Ferrets and guinea pigs have been successfully used as models to evaluate the transmissibility of AIVs and other species of influenza viruses in mammalian hosts [8], [9], [11], [16], [17], [24][30]. H5N1 AIVs exhibit varying levels of replication and virulence in mammalian mouse and ferret models [2],[13],[31]. In this study, we used guinea pigs as a mammalian model to examine the replication and transmission of six H5N1 AIVs that exhibit different replication and virulence phenotypes in mice. We also explored the genetic requirements for H5N1 AIV transmission in this mammalian host.

Results

Replication of H5N1 AIVs in guinea pigs

The six H5N1 AIVs used in this study have previously been shown to be lethal for chickens [2],[13], but to differ in their replication and lethality in mice (Table 1). To investigate the replication of these viruses in guinea pigs, two animals were intranasally inoculated with 106EID50 of virus and euthanized three days post-inoculation (p.i.). Nasal wash, trachea, lung, brain, kidney, spleen and colon were collected from each animal for virus titration in eggs. A/duck/Guangxi/22/01 (DKGX/22), which does not replicate in mice [2],[13], was detected in the lung of one guinea pig on day 3 p.i., but not in the nasal wash or trachea of either of the other two inoculated animals (Table 1). The other five viruses were detected in the nasal washes, tracheas and lungs of both animals inoculated. Virus was not detected in the brains, kidneys, spleens, or colons of any of the animals inoculated. We also infected two animals for each virus and observed them for two weeks for signs of pathogenicity. After two weeks p.i., all of the animals seroconverted except for one of the two guinea pigs infected with the DKGX/22 virus (Table 1). None of the animals showed disease signs during the observation period. These results indicate that replication of H5N1 viruses in guinea pigs is restricted to the respiratory system.

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Table 1. Replication of H5N1 avian influenza viruses in guinea pigs.

doi:10.1371/journal.ppat.1000709.t001

Transmission of H5N1 AIVs in guinea pigs

Groups of three animals were inoculated with 106 EID50 of each virus intranasally and three naïve animals were introduced into the same cage 24 h p.i. Evidence of transmission was based on the detection of virus in the nasal wash and on seroconversion at the end of the two-week observation period. As shown in Figure 1A, virus was not detected in the nasal washes of any inoculated or contact guinea pigs in the DKGX/22-inoculated group. In the DKFJ/17-, DKSH/13- and DKGD/22- inoculated groups, virus was detected in the nasal washes of all three inoculated guinea pigs between days 2–10 p.i., but not in any of the contact guinea pigs (Figure 1B,C,E). In the DKGX/35- and BHGQH/3-inoculated groups, virus was detected in the nasal washes of all three inoculated guinea pigs between days 2–6 or days 2–10 p.i., respectively and was also detected in the nasal washes of all three contact animals between days 4–12 p.i. (Figure 1D, F). Seroconversion occurred in all inoculated groups; however, in the DKGX/22-inoculated group, only two of the three animals seroconverted (Table 2). In the contact animal groups, seroconversion was only observed among animals placed with the DKGX/35- and BHGQH/3-inoculated animals. These results indicate that the transmissibility of H5N1 AIVs in guinea pigs varies among viral strains, and of the six test viruses, only DKGX/35 and BHGQH/3 transmit efficiently in this mammalian host.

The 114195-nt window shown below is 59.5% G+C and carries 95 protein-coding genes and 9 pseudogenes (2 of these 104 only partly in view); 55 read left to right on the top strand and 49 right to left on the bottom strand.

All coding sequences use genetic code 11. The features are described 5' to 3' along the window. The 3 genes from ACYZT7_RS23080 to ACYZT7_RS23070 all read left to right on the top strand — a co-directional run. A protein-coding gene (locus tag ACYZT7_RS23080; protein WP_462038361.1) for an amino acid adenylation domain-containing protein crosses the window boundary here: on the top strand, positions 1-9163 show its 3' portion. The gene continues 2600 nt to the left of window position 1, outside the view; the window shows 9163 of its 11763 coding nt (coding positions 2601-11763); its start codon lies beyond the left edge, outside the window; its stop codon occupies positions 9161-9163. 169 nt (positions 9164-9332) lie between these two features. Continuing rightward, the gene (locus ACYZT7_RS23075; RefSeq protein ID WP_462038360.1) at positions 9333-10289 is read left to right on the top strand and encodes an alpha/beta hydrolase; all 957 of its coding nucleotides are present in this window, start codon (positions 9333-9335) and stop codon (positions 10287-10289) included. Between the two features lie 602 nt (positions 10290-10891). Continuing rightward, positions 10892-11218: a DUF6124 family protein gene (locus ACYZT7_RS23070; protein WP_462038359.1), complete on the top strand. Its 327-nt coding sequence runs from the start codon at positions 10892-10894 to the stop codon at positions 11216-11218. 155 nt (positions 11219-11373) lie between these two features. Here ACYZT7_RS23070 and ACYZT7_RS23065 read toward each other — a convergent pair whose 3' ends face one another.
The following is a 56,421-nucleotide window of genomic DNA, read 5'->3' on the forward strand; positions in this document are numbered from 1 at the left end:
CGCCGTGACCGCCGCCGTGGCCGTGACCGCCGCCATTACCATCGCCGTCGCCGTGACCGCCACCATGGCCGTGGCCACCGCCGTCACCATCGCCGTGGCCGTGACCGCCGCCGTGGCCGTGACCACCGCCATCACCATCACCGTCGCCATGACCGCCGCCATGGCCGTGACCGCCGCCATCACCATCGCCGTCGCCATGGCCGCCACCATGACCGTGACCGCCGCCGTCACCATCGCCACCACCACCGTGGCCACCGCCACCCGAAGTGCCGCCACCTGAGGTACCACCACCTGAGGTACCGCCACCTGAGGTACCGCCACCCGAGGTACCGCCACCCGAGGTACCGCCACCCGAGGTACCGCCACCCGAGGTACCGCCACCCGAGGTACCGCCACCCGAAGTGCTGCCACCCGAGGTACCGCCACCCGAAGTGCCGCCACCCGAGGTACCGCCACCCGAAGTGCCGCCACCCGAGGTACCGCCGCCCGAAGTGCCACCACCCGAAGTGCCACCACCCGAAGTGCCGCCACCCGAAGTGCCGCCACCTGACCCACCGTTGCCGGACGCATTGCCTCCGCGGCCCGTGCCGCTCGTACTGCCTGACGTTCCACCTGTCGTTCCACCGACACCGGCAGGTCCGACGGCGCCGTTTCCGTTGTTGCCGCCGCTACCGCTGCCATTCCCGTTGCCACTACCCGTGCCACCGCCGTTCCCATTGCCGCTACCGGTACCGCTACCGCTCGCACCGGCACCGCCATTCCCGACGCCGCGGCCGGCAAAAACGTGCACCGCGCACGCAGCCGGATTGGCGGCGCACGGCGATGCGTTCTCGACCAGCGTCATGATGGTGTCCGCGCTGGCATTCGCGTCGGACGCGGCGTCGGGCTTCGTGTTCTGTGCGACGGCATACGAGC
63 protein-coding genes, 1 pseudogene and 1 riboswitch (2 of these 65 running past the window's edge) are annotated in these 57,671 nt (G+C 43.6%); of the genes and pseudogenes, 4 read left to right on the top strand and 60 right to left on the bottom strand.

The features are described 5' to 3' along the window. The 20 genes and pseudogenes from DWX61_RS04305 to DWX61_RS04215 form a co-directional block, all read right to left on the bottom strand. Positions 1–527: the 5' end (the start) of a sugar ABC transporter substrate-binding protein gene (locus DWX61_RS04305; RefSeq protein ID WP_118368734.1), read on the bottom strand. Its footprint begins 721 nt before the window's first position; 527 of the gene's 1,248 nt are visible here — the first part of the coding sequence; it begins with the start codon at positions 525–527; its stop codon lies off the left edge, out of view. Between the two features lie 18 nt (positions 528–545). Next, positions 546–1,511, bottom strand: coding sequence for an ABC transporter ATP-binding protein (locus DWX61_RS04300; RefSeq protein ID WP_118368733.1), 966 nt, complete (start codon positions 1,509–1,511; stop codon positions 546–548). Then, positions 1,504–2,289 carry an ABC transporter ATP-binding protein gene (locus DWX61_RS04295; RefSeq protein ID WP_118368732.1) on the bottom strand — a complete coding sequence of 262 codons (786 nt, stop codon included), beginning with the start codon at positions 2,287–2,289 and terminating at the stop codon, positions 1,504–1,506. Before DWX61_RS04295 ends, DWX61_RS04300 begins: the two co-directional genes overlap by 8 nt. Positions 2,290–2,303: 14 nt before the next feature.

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Figure 1. Transmisson of H5N1 avian influenza viruses in guinea pigs.

Groups of three guinea pigs were inoculated i.n. with 106EID50 of test virus and, 24 hours after the inoculation, three contact guinea pigs were placed in each cage. Nasal washes were collected every two days from all animals beginning 2 days p.i. for detection of virus shedding. (A) DKGX/22 virus; (B) DKGX/17 virus; (C) DKSH/13 virus; (D) DKGX/35 virus; (E) DKGD/22 virus; and (F) BHGQH/3 virus. Each color bar represents the virus titer from an individual animal. The dashed blue lines in these panels indicate the lower limit of detection.

doi:10.1371/journal.ppat.1000709.g001
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Table 2. Seroconversion of the guinea pigs in our H5N1 avian influenza virus transmission studies.

doi:10.1371/journal.ppat.1000709.t002

PB2 amino acid 701N is required but not sufficient for H5N1 AIV transmission in guinea pigs

Of the six viruses tested, DKGX/22 and DKGX/35 have very similar genomes [2],[13]. Using DKGX/22 and DKGX/35, we previously determined that the amino acid at position 701 in the PB2 protein is important for H5N1 avian influenza virus replication in mice [13]. To determine whether this amino acid also contributes to the replication and transmission of H5N1 viruses in guinea pigs, we tested two mutants, DKGX/35-PB2-N701D (35/PB2-701D) and DKGX/22-PB2-D701N (22/PB2-701N) in guinea pigs. We found that when the D701N mutation was introduced in the PB2 protein (22/PB2-701N), the replication of the DKGX/22 virus dramatically increased. This mutant virus replicated in the nose, trachea, and lung of the guinea pigs at titer levels comparable to those observed in the DKGX/35-inoculated animals (Figure 2A). In the transmission experiment, 22/PB2-701N was detected in the noses of the inoculated guinea pigs from days 2–8 p.i., but no virus was detected in the contact animals (Figure 2B). The mutant 35/PB2-701D virus also replicated in the nose, trachea, and lung of the inoculated animals, although virus titers were appreciably lower than those observed in animals inoculated with wild-type DKGX/35 (Figure 2A). Transmission of 35/PB2-701D in guinea pigs was not detected (Figure 2C). These results indicate that PB2 701N is required, but not sufficient, for transmission of these duck H5N1 AIVs in guinea pigs, suggesting that other genes also contribute to this function.